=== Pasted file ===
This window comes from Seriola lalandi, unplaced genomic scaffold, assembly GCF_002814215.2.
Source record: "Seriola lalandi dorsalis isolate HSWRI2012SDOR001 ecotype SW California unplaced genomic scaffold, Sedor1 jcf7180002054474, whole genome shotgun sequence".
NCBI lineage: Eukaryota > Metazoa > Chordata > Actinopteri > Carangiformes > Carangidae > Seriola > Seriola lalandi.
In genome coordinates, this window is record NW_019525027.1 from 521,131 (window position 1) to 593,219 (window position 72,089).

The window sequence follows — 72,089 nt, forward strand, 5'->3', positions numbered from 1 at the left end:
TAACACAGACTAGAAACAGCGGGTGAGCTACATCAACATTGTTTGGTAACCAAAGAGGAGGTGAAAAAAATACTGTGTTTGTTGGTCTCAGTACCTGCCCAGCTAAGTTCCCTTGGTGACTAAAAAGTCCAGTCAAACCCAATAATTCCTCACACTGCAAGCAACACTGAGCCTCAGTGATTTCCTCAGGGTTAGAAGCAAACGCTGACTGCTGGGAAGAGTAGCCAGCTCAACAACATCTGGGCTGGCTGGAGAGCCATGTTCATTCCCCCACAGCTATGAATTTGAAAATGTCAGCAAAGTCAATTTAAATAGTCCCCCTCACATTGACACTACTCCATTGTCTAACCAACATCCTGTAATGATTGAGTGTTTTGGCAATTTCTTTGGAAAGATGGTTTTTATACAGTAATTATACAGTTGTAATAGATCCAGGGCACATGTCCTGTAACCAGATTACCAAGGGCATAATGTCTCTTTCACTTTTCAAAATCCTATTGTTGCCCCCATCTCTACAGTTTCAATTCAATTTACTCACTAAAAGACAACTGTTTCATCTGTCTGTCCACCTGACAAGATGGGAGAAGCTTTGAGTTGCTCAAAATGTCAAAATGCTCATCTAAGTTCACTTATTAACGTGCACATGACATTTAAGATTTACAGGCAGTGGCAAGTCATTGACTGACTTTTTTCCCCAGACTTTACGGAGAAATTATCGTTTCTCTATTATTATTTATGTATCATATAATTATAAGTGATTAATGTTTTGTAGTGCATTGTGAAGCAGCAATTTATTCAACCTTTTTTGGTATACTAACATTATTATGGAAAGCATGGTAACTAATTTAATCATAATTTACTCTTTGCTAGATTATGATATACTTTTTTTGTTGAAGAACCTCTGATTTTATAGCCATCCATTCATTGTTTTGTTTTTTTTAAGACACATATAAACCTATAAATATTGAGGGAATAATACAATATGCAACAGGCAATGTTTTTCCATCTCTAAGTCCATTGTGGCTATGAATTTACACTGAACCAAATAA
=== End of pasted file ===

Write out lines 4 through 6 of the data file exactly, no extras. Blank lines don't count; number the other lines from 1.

In genome coordinates, this window is record NW_019525027.1 from 521,131 (window position 1) to 593,219 (window position 72,089).

The window sequence follows — 72,089 nt, forward strand, 5'->3', positions numbered from 1 at the left end:
TAACACAGACTAGAAACAGCGGGTGAGCTACATCAACATTGTTTGGTAACCAAAGAGGAGGTGAAAAAAATACTGTGTTTGTTGGTCTCAGTACCTGCCCAGCTAAGTTCCCTTGGTGACTAAAAAGTCCAGTCAAACCCAATAATTCCTCACACTGCAAGCAACACTGAGCCTCAGTGATTTCCTCAGGGTTAGAAGCAAACGCTGACTGCTGGGAAGAGTAGCCAGCTCAACAACATCTGGGCTGGCTGGAGAGCCATGTTCATTCCCCCACAGCTATGAATTTGAAAATGTCAGCAAAGTCAATTTAAATAGTCCCCCTCACATTGACACTACTCCATTGTCTAACCAACATCCTGTAATGATTGAGTGTTTTGGCAATTTCTTTGGAAAGATGGTTTTTATACAGTAATTATACAGTTGTAATAGATCCAGGGCACATGTCCTGTAACCAGATTACCAAGGGCATAATGTCTCTTTCACTTTTCAAAATCCTATTGTTGCCCCCATCTCTACAGTTTCAATTCAATTTACTCACTAAAAGACAACTGTTTCATCTGTCTGTCCACCTGACAAGATGGGAGAAGCTTTGAGTTGCTCAAAATGTCAAAATGCTCATCTAAGTTCACTTATTAACGTGCACATGACATTTAAGATTTACAGGCAGTGGCAAGTCATTGACTGACTTTTTTCCCCAGACTTTACGGAGAAATTATCGTTTCTCTATTATTATTTATGTATCATATAATTATAAGTGATTAATGTTTTGTAGTGCATTGTGAAGCAGCAATTTATTCAACCTTTTTTGGTATACTAACATTATTATGGAAAGCATGGTAACTAATTTAATCATAATTTACTCTTTGCTAGATTATGATATACTTTTTTTGTTGAAGAACCTCTGATTTTATAGCCATCCATTCATTGTTTTGTTTTTTTTAAGACACATATAAACCTATAAATATTGAGGGAATAATACAATATGCAACAGGCAATGTTTTTCCATCTCTAAGTCCATTGTGGCTATGAATTTACACTGAACCAAATAA